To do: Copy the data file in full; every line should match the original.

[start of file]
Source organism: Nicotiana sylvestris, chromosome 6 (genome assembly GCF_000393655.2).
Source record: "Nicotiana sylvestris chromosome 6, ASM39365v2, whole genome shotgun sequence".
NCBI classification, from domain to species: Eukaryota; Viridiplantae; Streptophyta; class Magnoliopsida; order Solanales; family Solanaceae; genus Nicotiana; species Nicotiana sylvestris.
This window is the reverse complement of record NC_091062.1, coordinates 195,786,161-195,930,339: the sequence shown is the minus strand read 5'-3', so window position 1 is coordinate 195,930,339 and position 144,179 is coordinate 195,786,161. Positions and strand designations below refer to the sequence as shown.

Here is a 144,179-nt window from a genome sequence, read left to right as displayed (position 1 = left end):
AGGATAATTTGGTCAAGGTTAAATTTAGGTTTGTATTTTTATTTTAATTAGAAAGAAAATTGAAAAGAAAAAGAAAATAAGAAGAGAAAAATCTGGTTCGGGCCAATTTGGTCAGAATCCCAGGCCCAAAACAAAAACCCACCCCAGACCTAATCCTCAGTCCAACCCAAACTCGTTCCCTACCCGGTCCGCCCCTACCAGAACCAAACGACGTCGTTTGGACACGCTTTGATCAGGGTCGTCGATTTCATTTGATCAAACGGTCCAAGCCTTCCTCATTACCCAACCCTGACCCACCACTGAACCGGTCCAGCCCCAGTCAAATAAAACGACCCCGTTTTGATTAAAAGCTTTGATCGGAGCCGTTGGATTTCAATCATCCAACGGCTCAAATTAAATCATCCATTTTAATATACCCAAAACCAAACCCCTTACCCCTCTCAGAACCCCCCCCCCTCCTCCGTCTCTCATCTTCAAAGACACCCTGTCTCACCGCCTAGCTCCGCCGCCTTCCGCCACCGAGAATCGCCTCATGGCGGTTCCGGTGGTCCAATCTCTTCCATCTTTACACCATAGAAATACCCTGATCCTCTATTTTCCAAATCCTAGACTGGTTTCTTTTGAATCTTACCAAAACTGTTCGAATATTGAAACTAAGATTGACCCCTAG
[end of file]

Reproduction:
Source organism: Nicotiana sylvestris, chromosome 6 (genome assembly GCF_000393655.2).
Source record: "Nicotiana sylvestris chromosome 6, ASM39365v2, whole genome shotgun sequence".
NCBI classification, from domain to species: Eukaryota; Viridiplantae; Streptophyta; class Magnoliopsida; order Solanales; family Solanaceae; genus Nicotiana; species Nicotiana sylvestris.
This window is the reverse complement of record NC_091062.1, coordinates 195,786,161-195,930,339: the sequence shown is the minus strand read 5'-3', so window position 1 is coordinate 195,930,339 and position 144,179 is coordinate 195,786,161. Positions and strand designations below refer to the sequence as shown.

Here is a 144,179-nt window from a genome sequence, read left to right as displayed (position 1 = left end):
AGGATAATTTGGTCAAGGTTAAATTTAGGTTTGTATTTTTATTTTAATTAGAAAGAAAATTGAAAAGAAAAAGAAAATAAGAAGAGAAAAATCTGGTTCGGGCCAATTTGGTCAGAATCCCAGGCCCAAAACAAAAACCCACCCCAGACCTAATCCTCAGTCCAACCCAAACTCGTTCCCTACCCGGTCCGCCCCTACCAGAACCAAACGACGTCGTTTGGACACGCTTTGATCAGGGTCGTCGATTTCATTTGATCAAACGGTCCAAGCCTTCCTCATTACCCAACCCTGACCCACCACTGAACCGGTCCAGCCCCAGTCAAATAAAACGACCCCGTTTTGATTAAAAGCTTTGATCGGAGCCGTTGGATTTCAATCATCCAACGGCTCAAATTAAATCATCCATTTTAATATACCCAAAACCAAACCCCTTACCCCTCTCAGAACCCCCCCCCCTCCTCCGTCTCTCATCTTCAAAGACACCCTGTCTCACCGCCTAGCTCCGCCGCCTTCCGCCACCGAGAATCGCCTCATGGCGGTTCCGGTGGTCCAATCTCTTCCATCTTTACACCATAGAAATACCCTGATCCTCTATTTTCCAAATCCTAGACTGGTTTCTTTTGAATCTTACCAAAACTGTTCGAATATTGAAACTAAGATTGACCCCTAG